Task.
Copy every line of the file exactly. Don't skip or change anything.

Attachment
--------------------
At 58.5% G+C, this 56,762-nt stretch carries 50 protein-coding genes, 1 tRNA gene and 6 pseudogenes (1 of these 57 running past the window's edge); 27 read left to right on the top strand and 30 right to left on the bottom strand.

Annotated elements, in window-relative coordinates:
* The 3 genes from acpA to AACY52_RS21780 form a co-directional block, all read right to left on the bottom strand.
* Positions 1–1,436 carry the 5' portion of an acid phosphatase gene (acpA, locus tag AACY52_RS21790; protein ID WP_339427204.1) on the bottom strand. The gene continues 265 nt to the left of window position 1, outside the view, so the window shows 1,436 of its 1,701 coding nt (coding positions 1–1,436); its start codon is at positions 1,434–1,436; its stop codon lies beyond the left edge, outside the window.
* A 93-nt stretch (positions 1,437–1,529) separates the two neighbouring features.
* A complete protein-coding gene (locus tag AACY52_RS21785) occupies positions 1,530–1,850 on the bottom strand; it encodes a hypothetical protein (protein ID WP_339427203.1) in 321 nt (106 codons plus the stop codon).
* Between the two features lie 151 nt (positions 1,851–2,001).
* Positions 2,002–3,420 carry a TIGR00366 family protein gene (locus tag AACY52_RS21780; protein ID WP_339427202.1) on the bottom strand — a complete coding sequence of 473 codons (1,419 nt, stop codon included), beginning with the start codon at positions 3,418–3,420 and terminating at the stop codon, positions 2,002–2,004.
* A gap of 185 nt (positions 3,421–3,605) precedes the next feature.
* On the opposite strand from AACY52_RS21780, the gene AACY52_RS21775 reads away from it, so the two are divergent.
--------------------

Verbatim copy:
At 58.5% G+C, this 56,762-nt stretch carries 50 protein-coding genes, 1 tRNA gene and 6 pseudogenes (1 of these 57 running past the window's edge); 27 read left to right on the top strand and 30 right to left on the bottom strand.

Annotated elements, in window-relative coordinates:
* The 3 genes from acpA to AACY52_RS21780 form a co-directional block, all read right to left on the bottom strand.
* Positions 1–1,436 carry the 5' portion of an acid phosphatase gene (acpA, locus tag AACY52_RS21790; protein ID WP_339427204.1) on the bottom strand. The gene continues 265 nt to the left of window position 1, outside the view, so the window shows 1,436 of its 1,701 coding nt (coding positions 1–1,436); its start codon is at positions 1,434–1,436; its stop codon lies beyond the left edge, outside the window.
* A 93-nt stretch (positions 1,437–1,529) separates the two neighbouring features.
* A complete protein-coding gene (locus tag AACY52_RS21785) occupies positions 1,530–1,850 on the bottom strand; it encodes a hypothetical protein (protein ID WP_339427203.1) in 321 nt (106 codons plus the stop codon).
* Between the two features lie 151 nt (positions 1,851–2,001).
* Positions 2,002–3,420 carry a TIGR00366 family protein gene (locus tag AACY52_RS21780; protein ID WP_339427202.1) on the bottom strand — a complete coding sequence of 473 codons (1,419 nt, stop codon included), beginning with the start codon at positions 3,418–3,420 and terminating at the stop codon, positions 2,002–2,004.
* A gap of 185 nt (positions 3,421–3,605) precedes the next feature.
* On the opposite strand from AACY52_RS21780, the gene AACY52_RS21775 reads away from it, so the two are divergent.